The History of Indie Music.
The indie music industry has been fairly static for a long time, but today, it faces its largest challenges to date, in the United States. Seems like a drastic change was long overdue for the sector, and is going to take place in the 21st century. I have written about this in my blog Indie Music and the Internet.
Six major record labels essentially controlled promotion and distribution of recorded music for nearly sixty years. The music industry infrastructure stood as a dominant oligopoly while the system continued to support these companies, and revenues continued to be distributed unevenly, leaving artists disproportionately disadvantaged. Several musicians, including some well-known acts faded away or died because of not being given due benefit for the distribution and sale of their work, while only some were able to reach financial success through recordings. As I have written in my blog The Evolution of Indie Music, historically (in the 1960s), Indie music used to be defined as something that was not published by the big four players in music publishing, namely Universal, Sony, Warner, and EMI. However, growing and being noticed without the support of a label, in times when there was no internet, was difficult and therefore, most Indie bands of those days went unnoticed. Sometimes, local bands would come together to form a group of performers, each one different from the other. They even managed to become quite famous locally and are still remembered for the ‘different’ sound of their music and beats; but that’s as much as they could achieve without being associated with the major labels. As a result, majority of the artists’ income at that time used to come from concert ticket sales, while labels reaped benefit from the sale of recorded music.
To make matters worse, those looking to benefit from music, created complexities by tying down the economically inefficient distribution system. Recording a song meant spending months at a studio because studios were always pre-booked and seldom available at the artist’s convenience. The price of recording a song at a professional recording studio, with all the instruments and gear was so high that it was difficult for most indie artists to afford it. With the cost of promotion and distribution being so high, the indie artists and musicians were left with little choice but to sign on with labels. If this wasn’t enough, production, promotion and distribution costs were mostly paid for partially by the artists. When the money for their records was received by labels, this recording cost was paid back to the artist in the already small percentage of proceeds they received from the labels. For what seemed like a never-ending extended period, record labels have used their exclusive access to means of marketing, distribution and production, and their oligopoly position to control the industry and to reap the majority of benefits.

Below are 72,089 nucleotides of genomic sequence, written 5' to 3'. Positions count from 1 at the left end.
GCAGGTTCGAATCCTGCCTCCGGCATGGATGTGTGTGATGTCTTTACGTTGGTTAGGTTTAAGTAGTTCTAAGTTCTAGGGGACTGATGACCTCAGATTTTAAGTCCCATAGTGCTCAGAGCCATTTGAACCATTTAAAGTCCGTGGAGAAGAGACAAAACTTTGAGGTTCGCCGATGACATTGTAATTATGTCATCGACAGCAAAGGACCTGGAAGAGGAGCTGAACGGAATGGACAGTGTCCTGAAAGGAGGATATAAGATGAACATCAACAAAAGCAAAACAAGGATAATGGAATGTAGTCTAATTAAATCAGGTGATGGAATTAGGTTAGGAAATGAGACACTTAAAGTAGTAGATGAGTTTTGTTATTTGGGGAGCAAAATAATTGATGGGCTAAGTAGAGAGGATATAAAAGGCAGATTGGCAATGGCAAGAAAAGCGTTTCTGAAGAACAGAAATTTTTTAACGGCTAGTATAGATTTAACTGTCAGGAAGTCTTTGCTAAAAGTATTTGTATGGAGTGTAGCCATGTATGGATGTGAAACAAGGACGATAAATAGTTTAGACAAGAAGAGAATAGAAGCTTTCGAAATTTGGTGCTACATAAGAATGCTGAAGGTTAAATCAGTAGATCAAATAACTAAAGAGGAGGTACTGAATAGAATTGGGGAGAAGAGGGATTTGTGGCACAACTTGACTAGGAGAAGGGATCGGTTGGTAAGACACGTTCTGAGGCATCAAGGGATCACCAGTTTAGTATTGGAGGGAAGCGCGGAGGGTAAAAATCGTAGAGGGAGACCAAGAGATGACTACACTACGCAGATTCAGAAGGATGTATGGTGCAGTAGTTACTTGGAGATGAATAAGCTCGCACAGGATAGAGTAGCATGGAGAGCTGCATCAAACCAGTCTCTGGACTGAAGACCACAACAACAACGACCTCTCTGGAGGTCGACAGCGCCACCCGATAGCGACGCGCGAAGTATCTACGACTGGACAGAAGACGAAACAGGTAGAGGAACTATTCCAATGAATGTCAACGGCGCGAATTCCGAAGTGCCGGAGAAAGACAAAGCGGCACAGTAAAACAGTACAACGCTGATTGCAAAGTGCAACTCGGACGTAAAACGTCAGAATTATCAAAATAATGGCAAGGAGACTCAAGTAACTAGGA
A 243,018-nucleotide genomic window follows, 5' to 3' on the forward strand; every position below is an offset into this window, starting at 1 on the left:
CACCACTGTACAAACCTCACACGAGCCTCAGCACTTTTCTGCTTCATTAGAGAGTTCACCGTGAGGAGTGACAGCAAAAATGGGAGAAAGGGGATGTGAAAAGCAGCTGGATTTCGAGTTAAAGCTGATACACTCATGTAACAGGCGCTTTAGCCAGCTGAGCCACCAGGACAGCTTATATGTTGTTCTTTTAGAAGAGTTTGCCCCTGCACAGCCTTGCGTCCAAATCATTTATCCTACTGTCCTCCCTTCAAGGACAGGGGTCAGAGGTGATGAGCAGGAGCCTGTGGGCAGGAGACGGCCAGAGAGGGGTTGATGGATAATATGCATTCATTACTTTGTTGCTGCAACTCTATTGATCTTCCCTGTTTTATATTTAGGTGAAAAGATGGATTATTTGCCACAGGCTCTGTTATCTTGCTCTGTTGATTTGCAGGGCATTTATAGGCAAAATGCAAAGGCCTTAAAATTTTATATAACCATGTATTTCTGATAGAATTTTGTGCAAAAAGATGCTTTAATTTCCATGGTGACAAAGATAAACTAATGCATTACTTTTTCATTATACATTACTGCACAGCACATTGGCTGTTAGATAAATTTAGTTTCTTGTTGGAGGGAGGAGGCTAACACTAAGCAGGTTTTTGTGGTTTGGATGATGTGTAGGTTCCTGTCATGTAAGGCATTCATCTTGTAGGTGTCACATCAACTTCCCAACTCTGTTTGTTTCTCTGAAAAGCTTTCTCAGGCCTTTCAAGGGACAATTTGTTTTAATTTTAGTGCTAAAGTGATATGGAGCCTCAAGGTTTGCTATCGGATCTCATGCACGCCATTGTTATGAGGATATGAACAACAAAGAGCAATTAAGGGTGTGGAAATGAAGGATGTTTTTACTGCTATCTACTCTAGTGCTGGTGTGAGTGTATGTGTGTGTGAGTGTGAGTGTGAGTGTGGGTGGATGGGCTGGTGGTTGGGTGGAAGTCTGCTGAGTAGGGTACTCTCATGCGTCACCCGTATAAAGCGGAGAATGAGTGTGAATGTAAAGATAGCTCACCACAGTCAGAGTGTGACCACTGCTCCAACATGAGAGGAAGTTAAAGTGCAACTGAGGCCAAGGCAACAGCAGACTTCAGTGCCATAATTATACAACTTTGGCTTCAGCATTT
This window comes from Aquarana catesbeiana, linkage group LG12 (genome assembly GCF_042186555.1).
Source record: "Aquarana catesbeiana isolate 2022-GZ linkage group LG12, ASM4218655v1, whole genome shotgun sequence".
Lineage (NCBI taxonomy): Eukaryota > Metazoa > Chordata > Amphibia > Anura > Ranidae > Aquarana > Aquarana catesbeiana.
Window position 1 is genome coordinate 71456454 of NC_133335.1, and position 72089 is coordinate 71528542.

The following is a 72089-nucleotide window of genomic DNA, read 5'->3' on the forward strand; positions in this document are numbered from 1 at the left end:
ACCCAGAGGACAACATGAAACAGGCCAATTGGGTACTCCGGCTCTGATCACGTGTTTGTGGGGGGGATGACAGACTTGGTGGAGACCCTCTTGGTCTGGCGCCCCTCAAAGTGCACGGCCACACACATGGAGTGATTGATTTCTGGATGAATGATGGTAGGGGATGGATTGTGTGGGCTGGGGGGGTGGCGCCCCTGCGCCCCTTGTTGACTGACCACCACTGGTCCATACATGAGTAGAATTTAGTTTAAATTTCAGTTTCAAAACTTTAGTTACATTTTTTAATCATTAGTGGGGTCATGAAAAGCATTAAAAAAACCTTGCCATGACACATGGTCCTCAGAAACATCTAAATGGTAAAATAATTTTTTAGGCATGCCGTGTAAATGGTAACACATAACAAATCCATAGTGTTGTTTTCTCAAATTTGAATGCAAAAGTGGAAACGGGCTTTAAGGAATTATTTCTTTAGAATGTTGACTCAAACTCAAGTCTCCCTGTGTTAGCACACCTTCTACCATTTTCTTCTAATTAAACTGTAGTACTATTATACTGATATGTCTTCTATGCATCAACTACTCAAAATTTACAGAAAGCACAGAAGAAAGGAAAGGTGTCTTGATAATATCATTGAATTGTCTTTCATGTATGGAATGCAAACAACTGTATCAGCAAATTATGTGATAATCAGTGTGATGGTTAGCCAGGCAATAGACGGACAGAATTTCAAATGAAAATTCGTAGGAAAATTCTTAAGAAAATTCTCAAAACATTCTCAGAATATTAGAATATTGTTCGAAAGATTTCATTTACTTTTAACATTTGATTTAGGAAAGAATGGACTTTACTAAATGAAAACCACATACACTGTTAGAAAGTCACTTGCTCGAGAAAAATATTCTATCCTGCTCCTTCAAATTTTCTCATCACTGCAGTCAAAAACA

The original source of an indie musician and artist’s income in ancient times was through live performances. This significantly smaller segment of the industry has traditionally been lacking the stringent structure of recording, however, for a comprehensive understanding of the landscape, there are several common features of this segment that are worth discussing. Additionally, general trends in this structure better equip us to capture welfare effects for indie artists, since the majority of their revenue comes from concerts.
As we are already aware, the performer, talent agent, venue operator, personal manager and promoter are five major players profiting from the live music process. Performers work closest with their personal managers in developing an all-encompassing career strategy for themselves. Some managers are actually a part of a larger firm, while others support a local band independently, hoping to help them find mainstream success. In the early stages of an artist’s career, a personal manager offers constructive criticism on the artist or musician’s live performance and composition to help them obtain publishing agreements or record deals. A manager is generally believed to have a plan and vision for their band and he is consulted in most major decisions to maintain the vision throughout. The manager becomes an important person with expanded duties including public relations, if the artist or band becomes successful. He also becomes an important figure in deciding location, timing and venue-size for a concert, a tour or around the time of release of a new project. It is noteworthy that the personal managers receive 15-20% of the total gross earnings of the artist or band for their efforts.
I am going to write more about the role of Promoters in the career of indie artists and bands in my next blog. Please share your experiences in the comments section and I will add them to my future blogs.
If you need help in creating and maintaining a website, HyperEffects can help you connect with your target audience efficiently. HyperEffects is one stop for your website, marketing and cyber development requirements. It helps you to create a website to display your talent or sell your indie music or indie art.